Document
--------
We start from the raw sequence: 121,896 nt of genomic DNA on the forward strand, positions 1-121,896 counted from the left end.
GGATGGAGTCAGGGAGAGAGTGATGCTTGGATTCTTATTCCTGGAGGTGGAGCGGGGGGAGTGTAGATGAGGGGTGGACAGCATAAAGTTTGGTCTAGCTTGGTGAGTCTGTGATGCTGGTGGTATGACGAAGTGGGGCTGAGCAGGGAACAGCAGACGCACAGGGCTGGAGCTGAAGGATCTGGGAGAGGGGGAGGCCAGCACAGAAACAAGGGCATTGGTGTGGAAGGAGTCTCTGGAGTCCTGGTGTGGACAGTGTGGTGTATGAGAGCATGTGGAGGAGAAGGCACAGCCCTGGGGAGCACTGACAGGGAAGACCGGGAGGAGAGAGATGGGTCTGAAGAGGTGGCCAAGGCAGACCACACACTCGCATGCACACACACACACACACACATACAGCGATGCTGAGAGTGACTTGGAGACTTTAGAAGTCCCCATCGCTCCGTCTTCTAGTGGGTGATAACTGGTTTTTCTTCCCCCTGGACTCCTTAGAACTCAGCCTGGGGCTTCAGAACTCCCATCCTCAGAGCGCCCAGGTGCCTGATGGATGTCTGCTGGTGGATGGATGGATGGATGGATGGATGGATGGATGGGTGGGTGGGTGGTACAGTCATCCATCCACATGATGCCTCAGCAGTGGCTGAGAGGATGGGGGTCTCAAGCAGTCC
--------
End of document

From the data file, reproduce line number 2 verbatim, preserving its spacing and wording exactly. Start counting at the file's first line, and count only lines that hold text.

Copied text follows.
GGATGGAGTCAGGGAGAGAGTGATGCTTGGATTCTTATTCCTGGAGGTGGAGCGGGGGGAGTGTAGATGAGGGGTGGACAGCATAAAGTTTGGTCTAGCTTGGTGAGTCTGTGATGCTGGTGGTATGACGAAGTGGGGCTGAGCAGGGAACAGCAGACGCACAGGGCTGGAGCTGAAGGATCTGGGAGAGGGGGAGGCCAGCACAGAAACAAGGGCATTGGTGTGGAAGGAGTCTCTGGAGTCCTGGTGTGGACAGTGTGGTGTATGAGAGCATGTGGAGGAGAAGGCACAGCCCTGGGGAGCACTGACAGGGAAGACCGGGAGGAGAGAGATGGGTCTGAAGAGGTGGCCAAGGCAGACCACACACTCGCATGCACACACACACACACACACATACAGCGATGCTGAGAGTGACTTGGAGACTTTAGAAGTCCCCATCGCTCCGTCTTCTAGTGGGTGATAACTGGTTTTTCTTCCCCCTGGACTCCTTAGAACTCAGCCTGGGGCTTCAGAACTCCCATCCTCAGAGCGCCCAGGTGCCTGATGGATGTCTGCTGGTGGATGGATGGATGGATGGATGGATGGATGGATGGGTGGGTGGGTGGTACAGTCATCCATCCACATGATGCCTCAGCAGTGGCTGAGAGGATGGGGGTCTCAAGCAGTCC